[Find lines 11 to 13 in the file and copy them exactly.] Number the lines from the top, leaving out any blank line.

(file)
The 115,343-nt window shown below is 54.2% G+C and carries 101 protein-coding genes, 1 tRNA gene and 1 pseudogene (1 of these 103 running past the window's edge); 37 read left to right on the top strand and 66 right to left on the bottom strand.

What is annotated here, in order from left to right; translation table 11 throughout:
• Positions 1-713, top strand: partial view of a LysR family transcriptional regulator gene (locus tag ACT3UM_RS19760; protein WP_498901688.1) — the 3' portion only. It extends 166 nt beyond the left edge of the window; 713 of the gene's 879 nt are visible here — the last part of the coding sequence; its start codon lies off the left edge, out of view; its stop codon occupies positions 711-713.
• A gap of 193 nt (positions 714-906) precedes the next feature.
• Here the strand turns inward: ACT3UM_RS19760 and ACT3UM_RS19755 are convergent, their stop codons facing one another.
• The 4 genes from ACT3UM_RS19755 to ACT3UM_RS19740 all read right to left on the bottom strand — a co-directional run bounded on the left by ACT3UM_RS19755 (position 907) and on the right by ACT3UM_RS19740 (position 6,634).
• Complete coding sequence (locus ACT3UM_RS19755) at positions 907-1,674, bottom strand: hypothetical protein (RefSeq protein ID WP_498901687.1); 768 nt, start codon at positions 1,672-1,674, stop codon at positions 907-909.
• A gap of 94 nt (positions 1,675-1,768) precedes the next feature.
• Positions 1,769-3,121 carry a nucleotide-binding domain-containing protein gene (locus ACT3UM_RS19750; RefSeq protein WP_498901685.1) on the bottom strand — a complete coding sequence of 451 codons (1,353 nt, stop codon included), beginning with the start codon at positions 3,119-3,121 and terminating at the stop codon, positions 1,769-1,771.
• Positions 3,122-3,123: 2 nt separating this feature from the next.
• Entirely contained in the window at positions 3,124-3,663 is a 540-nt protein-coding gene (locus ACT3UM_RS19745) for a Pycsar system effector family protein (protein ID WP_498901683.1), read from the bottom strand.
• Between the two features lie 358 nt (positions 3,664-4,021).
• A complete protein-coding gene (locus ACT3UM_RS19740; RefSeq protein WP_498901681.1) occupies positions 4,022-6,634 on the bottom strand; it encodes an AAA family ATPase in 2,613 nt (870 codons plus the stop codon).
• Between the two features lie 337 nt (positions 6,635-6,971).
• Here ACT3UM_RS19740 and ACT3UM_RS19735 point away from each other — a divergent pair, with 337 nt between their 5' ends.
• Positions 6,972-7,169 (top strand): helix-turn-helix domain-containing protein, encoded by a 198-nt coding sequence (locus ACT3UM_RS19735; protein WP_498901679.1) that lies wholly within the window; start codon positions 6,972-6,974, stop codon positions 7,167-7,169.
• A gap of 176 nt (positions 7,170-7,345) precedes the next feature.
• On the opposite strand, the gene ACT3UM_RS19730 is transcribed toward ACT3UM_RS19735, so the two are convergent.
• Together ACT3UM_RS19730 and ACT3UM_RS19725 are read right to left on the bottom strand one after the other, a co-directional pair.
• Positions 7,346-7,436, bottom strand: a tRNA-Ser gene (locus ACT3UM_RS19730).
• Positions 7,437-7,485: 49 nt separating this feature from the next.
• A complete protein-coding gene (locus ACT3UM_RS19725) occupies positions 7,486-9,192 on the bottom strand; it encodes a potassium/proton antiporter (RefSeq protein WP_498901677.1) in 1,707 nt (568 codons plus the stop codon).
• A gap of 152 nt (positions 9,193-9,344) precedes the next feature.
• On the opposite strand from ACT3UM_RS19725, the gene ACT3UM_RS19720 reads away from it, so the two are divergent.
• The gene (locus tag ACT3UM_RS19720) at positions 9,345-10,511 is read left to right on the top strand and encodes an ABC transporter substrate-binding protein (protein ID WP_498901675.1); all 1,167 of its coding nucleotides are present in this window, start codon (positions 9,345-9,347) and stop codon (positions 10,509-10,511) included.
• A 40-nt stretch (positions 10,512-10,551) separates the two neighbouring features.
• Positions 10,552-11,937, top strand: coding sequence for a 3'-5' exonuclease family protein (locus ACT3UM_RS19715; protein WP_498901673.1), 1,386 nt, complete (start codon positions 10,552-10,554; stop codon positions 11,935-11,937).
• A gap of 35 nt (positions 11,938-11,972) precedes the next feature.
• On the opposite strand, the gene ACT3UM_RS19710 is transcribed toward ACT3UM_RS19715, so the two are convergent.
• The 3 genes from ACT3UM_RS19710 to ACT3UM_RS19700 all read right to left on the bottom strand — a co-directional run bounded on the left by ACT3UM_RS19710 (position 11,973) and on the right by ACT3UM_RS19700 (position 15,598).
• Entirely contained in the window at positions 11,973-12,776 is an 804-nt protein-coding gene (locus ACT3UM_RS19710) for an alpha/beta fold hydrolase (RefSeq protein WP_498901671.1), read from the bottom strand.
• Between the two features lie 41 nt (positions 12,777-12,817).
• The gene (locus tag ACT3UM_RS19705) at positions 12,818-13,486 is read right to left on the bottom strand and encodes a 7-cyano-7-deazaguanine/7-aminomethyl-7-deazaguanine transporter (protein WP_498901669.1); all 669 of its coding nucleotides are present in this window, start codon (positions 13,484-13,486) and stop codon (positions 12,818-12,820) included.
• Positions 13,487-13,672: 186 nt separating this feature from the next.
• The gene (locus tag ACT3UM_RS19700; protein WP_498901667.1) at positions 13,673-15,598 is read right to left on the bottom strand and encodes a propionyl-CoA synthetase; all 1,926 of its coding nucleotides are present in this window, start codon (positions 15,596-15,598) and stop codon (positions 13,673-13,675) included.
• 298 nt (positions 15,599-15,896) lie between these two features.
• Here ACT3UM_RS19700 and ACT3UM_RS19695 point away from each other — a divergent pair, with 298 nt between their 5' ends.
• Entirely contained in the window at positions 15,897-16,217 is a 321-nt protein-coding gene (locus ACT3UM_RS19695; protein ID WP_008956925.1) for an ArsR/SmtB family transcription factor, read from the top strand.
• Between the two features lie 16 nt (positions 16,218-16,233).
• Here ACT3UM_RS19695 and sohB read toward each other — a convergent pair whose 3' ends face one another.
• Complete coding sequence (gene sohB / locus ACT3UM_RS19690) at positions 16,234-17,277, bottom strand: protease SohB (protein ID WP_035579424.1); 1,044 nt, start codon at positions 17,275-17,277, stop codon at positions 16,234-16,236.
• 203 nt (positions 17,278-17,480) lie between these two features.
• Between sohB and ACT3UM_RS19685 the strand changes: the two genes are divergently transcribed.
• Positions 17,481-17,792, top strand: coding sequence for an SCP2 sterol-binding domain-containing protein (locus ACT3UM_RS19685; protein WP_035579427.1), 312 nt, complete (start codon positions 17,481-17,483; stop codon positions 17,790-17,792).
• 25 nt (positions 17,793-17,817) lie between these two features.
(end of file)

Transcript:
• Entirely contained in the window at positions 3,124-3,663 is a 540-nt protein-coding gene (locus ACT3UM_RS19745) for a Pycsar system effector family protein (protein ID WP_498901683.1), read from the bottom strand.
• Between the two features lie 358 nt (positions 3,664-4,021).
• A complete protein-coding gene (locus ACT3UM_RS19740; RefSeq protein WP_498901681.1) occupies positions 4,022-6,634 on the bottom strand; it encodes an AAA family ATPase in 2,613 nt (870 codons plus the stop codon).